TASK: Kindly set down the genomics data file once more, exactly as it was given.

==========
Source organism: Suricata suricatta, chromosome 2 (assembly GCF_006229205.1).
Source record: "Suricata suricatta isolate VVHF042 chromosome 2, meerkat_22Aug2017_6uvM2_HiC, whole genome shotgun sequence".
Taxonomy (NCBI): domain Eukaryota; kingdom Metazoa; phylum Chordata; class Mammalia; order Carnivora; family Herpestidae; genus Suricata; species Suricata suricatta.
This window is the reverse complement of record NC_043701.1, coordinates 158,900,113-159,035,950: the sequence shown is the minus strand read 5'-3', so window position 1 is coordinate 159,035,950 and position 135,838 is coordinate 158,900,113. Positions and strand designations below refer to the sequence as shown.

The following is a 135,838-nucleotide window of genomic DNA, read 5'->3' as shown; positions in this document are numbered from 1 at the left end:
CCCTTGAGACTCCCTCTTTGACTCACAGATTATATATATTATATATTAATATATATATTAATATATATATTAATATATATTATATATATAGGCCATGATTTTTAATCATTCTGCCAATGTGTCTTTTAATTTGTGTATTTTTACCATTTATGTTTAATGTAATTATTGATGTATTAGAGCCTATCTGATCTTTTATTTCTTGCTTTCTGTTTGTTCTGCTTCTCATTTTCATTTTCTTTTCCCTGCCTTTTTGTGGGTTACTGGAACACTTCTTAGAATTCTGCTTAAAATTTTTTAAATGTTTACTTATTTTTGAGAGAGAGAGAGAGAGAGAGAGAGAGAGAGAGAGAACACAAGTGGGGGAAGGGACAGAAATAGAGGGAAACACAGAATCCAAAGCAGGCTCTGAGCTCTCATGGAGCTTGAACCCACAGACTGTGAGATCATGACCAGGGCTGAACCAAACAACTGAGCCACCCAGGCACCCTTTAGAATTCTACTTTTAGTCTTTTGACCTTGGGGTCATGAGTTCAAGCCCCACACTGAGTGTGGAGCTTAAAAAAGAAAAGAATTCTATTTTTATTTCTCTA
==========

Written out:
Source organism: Suricata suricatta, chromosome 2 (assembly GCF_006229205.1).
Source record: "Suricata suricatta isolate VVHF042 chromosome 2, meerkat_22Aug2017_6uvM2_HiC, whole genome shotgun sequence".
Taxonomy (NCBI): domain Eukaryota; kingdom Metazoa; phylum Chordata; class Mammalia; order Carnivora; family Herpestidae; genus Suricata; species Suricata suricatta.
This window is the reverse complement of record NC_043701.1, coordinates 158,900,113-159,035,950: the sequence shown is the minus strand read 5'-3', so window position 1 is coordinate 159,035,950 and position 135,838 is coordinate 158,900,113. Positions and strand designations below refer to the sequence as shown.

The following is a 135,838-nucleotide window of genomic DNA, read 5'->3' as shown; positions in this document are numbered from 1 at the left end:
CCCTTGAGACTCCCTCTTTGACTCACAGATTATATATATTATATATTAATATATATATTAATATATATATTAATATATATTATATATATAGGCCATGATTTTTAATCATTCTGCCAATGTGTCTTTTAATTTGTGTATTTTTACCATTTATGTTTAATGTAATTATTGATGTATTAGAGCCTATCTGATCTTTTATTTCTTGCTTTCTGTTTGTTCTGCTTCTCATTTTCATTTTCTTTTCCCTGCCTTTTTGTGGGTTACTGGAACACTTCTTAGAATTCTGCTTAAAATTTTTTAAATGTTTACTTATTTTTGAGAGAGAGAGAGAGAGAGAGAGAGAGAGAGAGAGAACACAAGTGGGGGAAGGGACAGAAATAGAGGGAAACACAGAATCCAAAGCAGGCTCTGAGCTCTCATGGAGCTTGAACCCACAGACTGTGAGATCATGACCAGGGCTGAACCAAACAACTGAGCCACCCAGGCACCCTTTAGAATTCTACTTTTAGTCTTTTGACCTTGGGGTCATGAGTTCAAGCCCCACACTGAGTGTGGAGCTTAAAAAAGAAAAGAATTCTATTTTTATTTCTCTA